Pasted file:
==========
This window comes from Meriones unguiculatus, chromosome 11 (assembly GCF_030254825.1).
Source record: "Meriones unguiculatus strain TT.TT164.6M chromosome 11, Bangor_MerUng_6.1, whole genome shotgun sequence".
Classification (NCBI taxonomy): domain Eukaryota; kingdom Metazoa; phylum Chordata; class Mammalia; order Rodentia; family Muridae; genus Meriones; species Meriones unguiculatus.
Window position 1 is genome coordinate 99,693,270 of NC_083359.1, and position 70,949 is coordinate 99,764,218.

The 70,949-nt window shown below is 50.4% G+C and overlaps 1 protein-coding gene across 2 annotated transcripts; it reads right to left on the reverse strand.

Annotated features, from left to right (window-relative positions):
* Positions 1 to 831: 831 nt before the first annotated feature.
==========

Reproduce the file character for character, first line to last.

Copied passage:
This window comes from Meriones unguiculatus, chromosome 11 (assembly GCF_030254825.1).
Source record: "Meriones unguiculatus strain TT.TT164.6M chromosome 11, Bangor_MerUng_6.1, whole genome shotgun sequence".
Classification (NCBI taxonomy): domain Eukaryota; kingdom Metazoa; phylum Chordata; class Mammalia; order Rodentia; family Muridae; genus Meriones; species Meriones unguiculatus.
Window position 1 is genome coordinate 99,693,270 of NC_083359.1, and position 70,949 is coordinate 99,764,218.

The 70,949-nt window shown below is 50.4% G+C and overlaps 1 protein-coding gene across 2 annotated transcripts; it reads right to left on the reverse strand.

Annotated features, from left to right (window-relative positions):
* Positions 1 to 831: 831 nt before the first annotated feature.